This morning at 9 a.m. Sen. Hillary Clinton was scheduled to appear at a National Press Club Press conference to celebrate "Equal Pay Day 2006."
But she was a no show.
Maybe it was just too early to join her fellow sponsors of the Paycheck Fairness Act to bridge the percieved gap between men and women’s pay.
What excuses would she have? Her job had duties more important than helping women everywhere achieve "equal status"? Aren’t women’s rights human rights, after all? What else, she couldn’t pick out the right pantsuit? By her own standards, there’s not a lot of justification for the good senator missing this one.
A legitimate excuse might be that her daugther was sick and needed her care–the real reason most women often stay home from work. They’re "pro-choice," free to choose their families or their career–or if they’re lucky, a mix of both. Most women, when confronted between work or caring for a loved one, would duck out of a presser.
Independent Women’s Forum released a statement that said "Warren Farrell — a former board member of the National Organization for Women’s New York chapter — identifies 25 decisions that individuals make when choosing jobs in his book, Why Men Earn More. Women, he finds, are much more likely to make decisions that increase their quality of life, but decrease their pay. Most people understand that many women often take time out of the workforce to care for family members, particularly young children. Even women who work full-time log fewer hours in the office on average than full-time working men. It is common sense that a worker who remains employed continually is going to make more than someone who drops out of the workforce for several years."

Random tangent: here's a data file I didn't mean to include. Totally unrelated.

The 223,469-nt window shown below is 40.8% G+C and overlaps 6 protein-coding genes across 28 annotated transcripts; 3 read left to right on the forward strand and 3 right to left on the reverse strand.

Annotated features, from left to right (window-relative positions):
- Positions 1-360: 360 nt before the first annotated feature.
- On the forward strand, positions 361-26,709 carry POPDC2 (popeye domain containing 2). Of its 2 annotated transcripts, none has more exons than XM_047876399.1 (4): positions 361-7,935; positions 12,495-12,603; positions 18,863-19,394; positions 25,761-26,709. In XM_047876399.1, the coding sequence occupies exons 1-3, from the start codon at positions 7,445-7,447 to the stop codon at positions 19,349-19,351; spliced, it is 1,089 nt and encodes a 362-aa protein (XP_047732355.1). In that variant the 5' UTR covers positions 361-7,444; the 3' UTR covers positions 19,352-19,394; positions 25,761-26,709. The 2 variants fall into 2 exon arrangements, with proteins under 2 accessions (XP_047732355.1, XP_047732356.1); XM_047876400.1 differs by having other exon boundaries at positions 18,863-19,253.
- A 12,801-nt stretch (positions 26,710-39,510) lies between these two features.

And, like Hillary showed us, she’s a woman of choice. She stayed home.
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